For so many, ringing in the New Year brings hope and a chance to start anew. But for Kristie Rongen, it marked the day she could no longer carry on.
"I was walking alone and said: 'This is enough.'"
She made her way toward the frigid Dutch shores of Lelystad, intent on succumbing to the numbing currents when, suddenly, a dog raced toward her and distracted Rongen. She remembered her three children, drove back home, and sought medical help the next day.
Rongen is one of the 20,000 parents in the Netherlands who were wrongly accused by tax authorities of childcare benefits fraud, many of whom were also unlawfully discriminated against. The fraud probes crushed families both financially and mentally, including Rongen, who tells DW she was ordered to pay €92,000 ($110,000) — including €30,000 in interest — within two years.
Her monthly net income was €1,900.
The pursuit was relentless, with tax officials removing €900 from her bank account each month and even going so far as to track down the single mother on the highway and seize her car.
"I worked so hard to pay the extra fines — but it was never enough," she says, recalling that New Year's Day in 2015 when she wanted to take her own life. "They brought me to my knees."
The aftermath of the benefits scandal finally felled the coalition government in January, ahead of the general elections on March 15-17 (due to the pandemic, voting is spread over three days to help people vote safely).
Politicians have been ousted for much less, yet the party of caretaker leader Mark Rutte remains the clear frontrunner. It marks another milestone in Rutte's remarkable skills as a politician eyeing his fourth term in office.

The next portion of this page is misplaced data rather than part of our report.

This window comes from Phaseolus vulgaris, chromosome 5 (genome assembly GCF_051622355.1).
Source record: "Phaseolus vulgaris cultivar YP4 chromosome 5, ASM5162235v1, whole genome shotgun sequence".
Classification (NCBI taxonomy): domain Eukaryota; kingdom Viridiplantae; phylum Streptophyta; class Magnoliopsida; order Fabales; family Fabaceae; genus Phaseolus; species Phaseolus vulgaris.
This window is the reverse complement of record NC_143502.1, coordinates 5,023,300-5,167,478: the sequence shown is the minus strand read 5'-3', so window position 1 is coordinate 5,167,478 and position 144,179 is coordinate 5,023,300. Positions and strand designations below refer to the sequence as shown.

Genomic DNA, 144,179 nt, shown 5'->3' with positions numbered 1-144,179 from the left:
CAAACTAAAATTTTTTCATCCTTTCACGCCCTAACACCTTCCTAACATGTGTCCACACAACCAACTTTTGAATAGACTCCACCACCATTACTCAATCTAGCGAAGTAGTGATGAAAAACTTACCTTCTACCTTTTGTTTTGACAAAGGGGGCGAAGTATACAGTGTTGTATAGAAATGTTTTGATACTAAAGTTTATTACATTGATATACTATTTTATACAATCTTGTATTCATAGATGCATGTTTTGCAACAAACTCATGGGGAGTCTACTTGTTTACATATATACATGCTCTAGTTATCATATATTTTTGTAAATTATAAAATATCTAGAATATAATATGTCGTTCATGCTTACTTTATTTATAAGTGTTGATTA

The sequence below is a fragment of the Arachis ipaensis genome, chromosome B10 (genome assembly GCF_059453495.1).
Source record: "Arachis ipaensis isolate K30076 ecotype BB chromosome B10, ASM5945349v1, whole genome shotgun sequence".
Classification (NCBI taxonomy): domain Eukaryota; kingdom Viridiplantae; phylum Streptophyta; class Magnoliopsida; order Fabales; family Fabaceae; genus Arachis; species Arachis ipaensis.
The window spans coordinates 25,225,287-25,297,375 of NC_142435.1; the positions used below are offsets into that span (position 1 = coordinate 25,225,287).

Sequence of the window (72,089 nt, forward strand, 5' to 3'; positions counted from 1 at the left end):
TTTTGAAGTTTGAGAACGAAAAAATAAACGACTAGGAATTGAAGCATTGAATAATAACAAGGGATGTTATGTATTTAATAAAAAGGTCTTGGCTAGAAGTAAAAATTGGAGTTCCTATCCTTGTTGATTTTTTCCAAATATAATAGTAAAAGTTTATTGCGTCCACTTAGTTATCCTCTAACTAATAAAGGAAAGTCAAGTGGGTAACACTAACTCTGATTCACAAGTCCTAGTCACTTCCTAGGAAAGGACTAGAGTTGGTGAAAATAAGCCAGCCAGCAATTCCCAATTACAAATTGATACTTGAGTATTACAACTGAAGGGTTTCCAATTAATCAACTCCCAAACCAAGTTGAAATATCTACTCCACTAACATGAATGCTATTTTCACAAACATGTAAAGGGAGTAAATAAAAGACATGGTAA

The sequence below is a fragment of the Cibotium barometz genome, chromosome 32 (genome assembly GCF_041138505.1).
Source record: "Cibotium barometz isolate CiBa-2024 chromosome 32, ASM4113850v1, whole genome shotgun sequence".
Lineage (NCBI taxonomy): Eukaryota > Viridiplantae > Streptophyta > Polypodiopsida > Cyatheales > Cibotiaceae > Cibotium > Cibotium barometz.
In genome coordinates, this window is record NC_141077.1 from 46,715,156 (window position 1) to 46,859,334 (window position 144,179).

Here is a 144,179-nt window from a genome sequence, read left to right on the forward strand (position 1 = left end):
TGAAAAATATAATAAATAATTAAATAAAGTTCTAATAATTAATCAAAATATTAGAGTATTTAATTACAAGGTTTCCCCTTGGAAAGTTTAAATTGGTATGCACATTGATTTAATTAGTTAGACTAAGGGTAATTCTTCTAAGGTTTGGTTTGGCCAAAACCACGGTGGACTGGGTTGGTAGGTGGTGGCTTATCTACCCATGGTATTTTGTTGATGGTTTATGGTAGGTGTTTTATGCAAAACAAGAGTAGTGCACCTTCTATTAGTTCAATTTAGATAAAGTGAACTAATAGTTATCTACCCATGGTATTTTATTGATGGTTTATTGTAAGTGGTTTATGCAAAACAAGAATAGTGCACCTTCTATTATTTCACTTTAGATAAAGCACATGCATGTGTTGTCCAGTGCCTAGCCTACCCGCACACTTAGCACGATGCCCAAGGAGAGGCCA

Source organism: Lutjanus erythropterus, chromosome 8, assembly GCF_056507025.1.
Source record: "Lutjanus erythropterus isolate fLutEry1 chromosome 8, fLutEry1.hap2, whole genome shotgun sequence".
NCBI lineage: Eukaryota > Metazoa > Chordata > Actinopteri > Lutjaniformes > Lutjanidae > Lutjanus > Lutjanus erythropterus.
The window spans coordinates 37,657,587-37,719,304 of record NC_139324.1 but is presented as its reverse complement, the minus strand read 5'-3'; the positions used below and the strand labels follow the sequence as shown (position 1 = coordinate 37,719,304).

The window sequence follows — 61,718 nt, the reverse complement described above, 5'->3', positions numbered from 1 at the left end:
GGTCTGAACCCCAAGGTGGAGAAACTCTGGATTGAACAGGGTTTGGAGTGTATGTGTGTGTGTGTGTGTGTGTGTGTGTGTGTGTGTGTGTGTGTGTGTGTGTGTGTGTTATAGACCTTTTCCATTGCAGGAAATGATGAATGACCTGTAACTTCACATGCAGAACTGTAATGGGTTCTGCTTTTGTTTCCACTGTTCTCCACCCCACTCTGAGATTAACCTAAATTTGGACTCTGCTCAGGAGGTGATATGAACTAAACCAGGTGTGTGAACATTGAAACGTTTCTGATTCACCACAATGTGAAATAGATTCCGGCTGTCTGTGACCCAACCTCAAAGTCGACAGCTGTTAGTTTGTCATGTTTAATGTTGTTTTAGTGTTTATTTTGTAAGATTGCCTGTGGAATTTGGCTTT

'Teflon Mark' unscathed?
According to a survey conducted earlier this year by Vrije Universiteit (VU) Amsterdam, on average 33% of respondents believed the government needed to step down over the scandal.
"The child benefits scandal hasn't influenced voters at all, when it comes to voting for Rutte," says Mariken van der Velden, professor of political communication at VU Amsterdam. Supporters of Rutte's People's Party for Freedom and Democracy (VVD) are generally not dependent on state benefits, she tells DW, thus maintaining his base.
Rutte, who has led the Netherlands since 2010, has managed to dodge crises and criticism, earning him the nickname "Teflon Mark." And when it comes to the benefits scandal, says van der Velden, "This is a case in point."
In the eyes of Dutch citizens, regardless of party lines, Rutte's leadership during the crisis is commendable.
"People are overwhelmingly positive about Rutte — even if you don't vote for him," says van der Velden, whose research focuses on Dutch public opinion. A recent survey shared with DW found that 77% of voters back Rutte's COVID-19 measures.
The figures illustrate high praise for Rutte's handling of the pandemic — and this comes despite a sluggish vaccine rollout, very late face-mask mandate, and unpopular curfew measures that led to riots around the country.
Tjeerd, an undecided voter in Bussum, a suburb 25 kilometers (16 miles) outside Amsterdam, tells DW: "No leader is going to get it perfect. But Rutte has been steady and very professional — and he isn't doing it for his own agenda. The way he represents the Netherlands is good."
The public's perception of Rutte's pandemic response further plays to his favor, as the VU Amsterdam survey also reveals that COVID-19 is the most important issue for voters in this year's elections.
'Rallying around the flag'
The pandemic has subdued other political issues that, in "normal" times, would have likely dominated campaign rhetoric — including immigration, the economy and climate protection.